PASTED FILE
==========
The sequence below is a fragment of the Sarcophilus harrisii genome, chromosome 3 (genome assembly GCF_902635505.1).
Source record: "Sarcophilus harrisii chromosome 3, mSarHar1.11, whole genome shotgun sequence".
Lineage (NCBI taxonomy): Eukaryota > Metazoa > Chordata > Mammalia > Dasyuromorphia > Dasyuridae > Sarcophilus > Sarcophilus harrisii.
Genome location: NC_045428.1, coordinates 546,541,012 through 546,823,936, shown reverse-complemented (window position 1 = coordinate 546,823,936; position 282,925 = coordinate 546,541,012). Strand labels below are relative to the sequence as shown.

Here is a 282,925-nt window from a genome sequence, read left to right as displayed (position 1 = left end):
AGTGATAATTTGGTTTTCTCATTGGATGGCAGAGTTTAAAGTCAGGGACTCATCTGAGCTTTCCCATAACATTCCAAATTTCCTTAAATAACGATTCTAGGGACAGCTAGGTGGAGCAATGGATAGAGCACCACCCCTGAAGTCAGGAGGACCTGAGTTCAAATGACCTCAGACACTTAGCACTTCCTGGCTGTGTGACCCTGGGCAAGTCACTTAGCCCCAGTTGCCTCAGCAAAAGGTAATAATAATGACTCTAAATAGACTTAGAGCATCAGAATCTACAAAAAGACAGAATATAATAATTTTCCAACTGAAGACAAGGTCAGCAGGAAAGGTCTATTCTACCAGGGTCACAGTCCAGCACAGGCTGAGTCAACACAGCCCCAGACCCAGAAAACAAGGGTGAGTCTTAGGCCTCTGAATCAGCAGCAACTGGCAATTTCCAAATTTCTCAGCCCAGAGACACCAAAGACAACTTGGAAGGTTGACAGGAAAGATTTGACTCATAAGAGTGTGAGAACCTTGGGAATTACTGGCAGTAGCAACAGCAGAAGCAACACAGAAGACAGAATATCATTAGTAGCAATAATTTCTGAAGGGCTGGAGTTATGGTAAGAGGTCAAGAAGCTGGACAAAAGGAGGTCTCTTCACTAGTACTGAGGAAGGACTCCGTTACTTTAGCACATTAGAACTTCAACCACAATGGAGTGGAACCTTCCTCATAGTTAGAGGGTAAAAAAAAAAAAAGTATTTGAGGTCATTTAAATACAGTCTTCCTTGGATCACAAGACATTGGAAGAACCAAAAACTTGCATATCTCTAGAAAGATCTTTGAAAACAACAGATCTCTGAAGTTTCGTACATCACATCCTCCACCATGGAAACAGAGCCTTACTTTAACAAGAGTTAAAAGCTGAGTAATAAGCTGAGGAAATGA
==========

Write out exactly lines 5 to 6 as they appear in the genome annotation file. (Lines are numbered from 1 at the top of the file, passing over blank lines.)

Here is a 282,925-nt window from a genome sequence, read left to right as displayed (position 1 = left end):
AGTGATAATTTGGTTTTCTCATTGGATGGCAGAGTTTAAAGTCAGGGACTCATCTGAGCTTTCCCATAACATTCCAAATTTCCTTAAATAACGATTCTAGGGACAGCTAGGTGGAGCAATGGATAGAGCACCACCCCTGAAGTCAGGAGGACCTGAGTTCAAATGACCTCAGACACTTAGCACTTCCTGGCTGTGTGACCCTGGGCAAGTCACTTAGCCCCAGTTGCCTCAGCAAAAGGTAATAATAATGACTCTAAATAGACTTAGAGCATCAGAATCTACAAAAAGACAGAATATAATAATTTTCCAACTGAAGACAAGGTCAGCAGGAAAGGTCTATTCTACCAGGGTCACAGTCCAGCACAGGCTGAGTCAACACAGCCCCAGACCCAGAAAACAAGGGTGAGTCTTAGGCCTCTGAATCAGCAGCAACTGGCAATTTCCAAATTTCTCAGCCCAGAGACACCAAAGACAACTTGGAAGGTTGACAGGAAAGATTTGACTCATAAGAGTGTGAGAACCTTGGGAATTACTGGCAGTAGCAACAGCAGAAGCAACACAGAAGACAGAATATCATTAGTAGCAATAATTTCTGAAGGGCTGGAGTTATGGTAAGAGGTCAAGAAGCTGGACAAAAGGAGGTCTCTTCACTAGTACTGAGGAAGGACTCCGTTACTTTAGCACATTAGAACTTCAACCACAATGGAGTGGAACCTTCCTCATAGTTAGAGGGTAAAAAAAAAAAAAGTATTTGAGGTCATTTAAATACAGTCTTCCTTGGATCACAAGACATTGGAAGAACCAAAAACTTGCATATCTCTAGAAAGATCTTTGAAAACAACAGATCTCTGAAGTTTCGTACATCACATCCTCCACCATGGAAACAGAGCCTTACTTTAACAAGAGTTAAAAGCTGAGTAATAAGCTGAGGAAATGA